The Occupational Safety and Health Administration has launched an investigation into Wednesday's trench collapse in Boonton, New Jersey that killed two construction workers.
One worker was caught in the 10-foot hole when it collapsed, and another jumped in to save him. Neither was able to escape.
Construction workers face dangers on a daily basis. Their work often leads to deadly consequences. Still, yesterday, a few construction workers who were digging a trench for a gas pipeline made a ghastly discovery that would make even the most hardened construction worker white in the face. The workers, while digging, came across human bones. This all unfolded in the front yard of a residence only steps away from PS 90 in Queens.
In our previous blog post, we reported on the findings of the Census of Fatal Occupational Injuries for 2013. This post continues that story.
Occupations With Reduced Fatality Rates
The fundamental point of the report is that fatal occupational injuries are declining. In certain occupations, this is particularly pronounced. In construction, for example construction trades workers, construction laborers both in 2013. The numbers for construction trades workers were particularly encouraging: Since 2006, the number of fatalities in this group has declined by 42 percent, and lower by five percent of 2012.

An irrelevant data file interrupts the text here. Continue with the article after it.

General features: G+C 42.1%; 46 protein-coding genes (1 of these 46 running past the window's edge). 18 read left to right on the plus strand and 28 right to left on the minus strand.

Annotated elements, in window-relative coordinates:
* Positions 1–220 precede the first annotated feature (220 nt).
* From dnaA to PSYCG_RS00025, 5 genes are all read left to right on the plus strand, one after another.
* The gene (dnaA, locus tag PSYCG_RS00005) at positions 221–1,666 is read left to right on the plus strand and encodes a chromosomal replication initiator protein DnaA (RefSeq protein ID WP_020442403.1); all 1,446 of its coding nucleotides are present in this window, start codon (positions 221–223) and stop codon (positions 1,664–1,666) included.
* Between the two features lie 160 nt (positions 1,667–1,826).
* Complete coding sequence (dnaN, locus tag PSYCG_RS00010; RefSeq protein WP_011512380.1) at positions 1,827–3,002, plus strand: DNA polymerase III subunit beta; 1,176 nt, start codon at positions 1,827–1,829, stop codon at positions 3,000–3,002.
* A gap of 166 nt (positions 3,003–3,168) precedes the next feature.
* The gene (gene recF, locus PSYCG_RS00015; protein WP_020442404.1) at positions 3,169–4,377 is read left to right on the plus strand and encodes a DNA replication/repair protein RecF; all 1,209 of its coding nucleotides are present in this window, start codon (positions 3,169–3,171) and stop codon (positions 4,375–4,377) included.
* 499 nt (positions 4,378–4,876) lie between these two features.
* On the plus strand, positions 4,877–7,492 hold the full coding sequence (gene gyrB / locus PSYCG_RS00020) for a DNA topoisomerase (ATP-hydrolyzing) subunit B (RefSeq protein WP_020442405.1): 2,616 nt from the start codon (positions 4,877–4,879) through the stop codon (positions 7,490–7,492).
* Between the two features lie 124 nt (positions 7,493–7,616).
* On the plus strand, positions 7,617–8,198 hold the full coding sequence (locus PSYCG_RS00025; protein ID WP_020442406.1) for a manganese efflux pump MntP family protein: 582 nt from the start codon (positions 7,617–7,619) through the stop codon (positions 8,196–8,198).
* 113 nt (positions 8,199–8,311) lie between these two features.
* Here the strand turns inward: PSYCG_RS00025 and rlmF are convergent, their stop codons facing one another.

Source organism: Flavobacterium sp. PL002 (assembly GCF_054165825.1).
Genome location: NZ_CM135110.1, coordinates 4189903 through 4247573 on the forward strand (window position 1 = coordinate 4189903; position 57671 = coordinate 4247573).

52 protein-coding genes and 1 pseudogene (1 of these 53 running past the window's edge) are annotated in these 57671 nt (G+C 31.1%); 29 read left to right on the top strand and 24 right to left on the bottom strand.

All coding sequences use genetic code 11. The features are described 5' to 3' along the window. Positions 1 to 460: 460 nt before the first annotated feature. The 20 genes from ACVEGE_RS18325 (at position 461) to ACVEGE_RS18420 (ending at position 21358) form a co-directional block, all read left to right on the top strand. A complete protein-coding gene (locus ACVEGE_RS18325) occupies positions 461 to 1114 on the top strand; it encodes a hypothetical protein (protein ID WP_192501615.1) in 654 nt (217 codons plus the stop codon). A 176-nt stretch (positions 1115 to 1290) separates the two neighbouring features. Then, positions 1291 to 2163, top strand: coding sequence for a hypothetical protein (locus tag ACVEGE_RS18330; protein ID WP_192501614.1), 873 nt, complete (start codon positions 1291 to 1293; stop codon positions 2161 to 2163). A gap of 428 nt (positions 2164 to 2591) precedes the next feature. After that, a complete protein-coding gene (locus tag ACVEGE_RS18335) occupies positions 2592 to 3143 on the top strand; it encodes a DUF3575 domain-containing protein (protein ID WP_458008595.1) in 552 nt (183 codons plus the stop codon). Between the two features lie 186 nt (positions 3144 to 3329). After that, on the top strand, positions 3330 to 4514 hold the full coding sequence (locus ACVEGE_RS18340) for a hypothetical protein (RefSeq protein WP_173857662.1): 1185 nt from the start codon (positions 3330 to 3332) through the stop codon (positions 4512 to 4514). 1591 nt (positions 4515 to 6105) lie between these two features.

In transportation and materials moving occupations, fatal work injuries were five percent lower. The improvement was particularly seen among sales workers and truck drivers. However, the report noted that these numbers were expected to rise when final statistics are calculated (the current report is preliminary).
Farming, fishing and forestry occupations saw a decline of 13 percent in work fatalities. The most significant drop was among agricultural workers; there were 19 percent fewer deaths than in 2012.
The preliminary results of the Census of Fatal Occupational Injuries for 2013 were released last month by the Bureau of Labor Statistics., a division of the U.S. Department of Labor. The report contained mostly good news: Fatal work injuries were down in 2013 from 2012 by six percent in private industry.
The Good News About Workplace Safety
The 3,929 private industry workplace deaths represent the lowest number of such fatalities since the census began in 1992. Other good news: The number of fatal work injuries involving workers under age 16 was down significantly, falling from 19 in 2012 to 5 in 2013. This is also the lowest number ever reported. Self-employed worker injuries were also down significantly, from 1,057 in 2012 to 892 in 2013.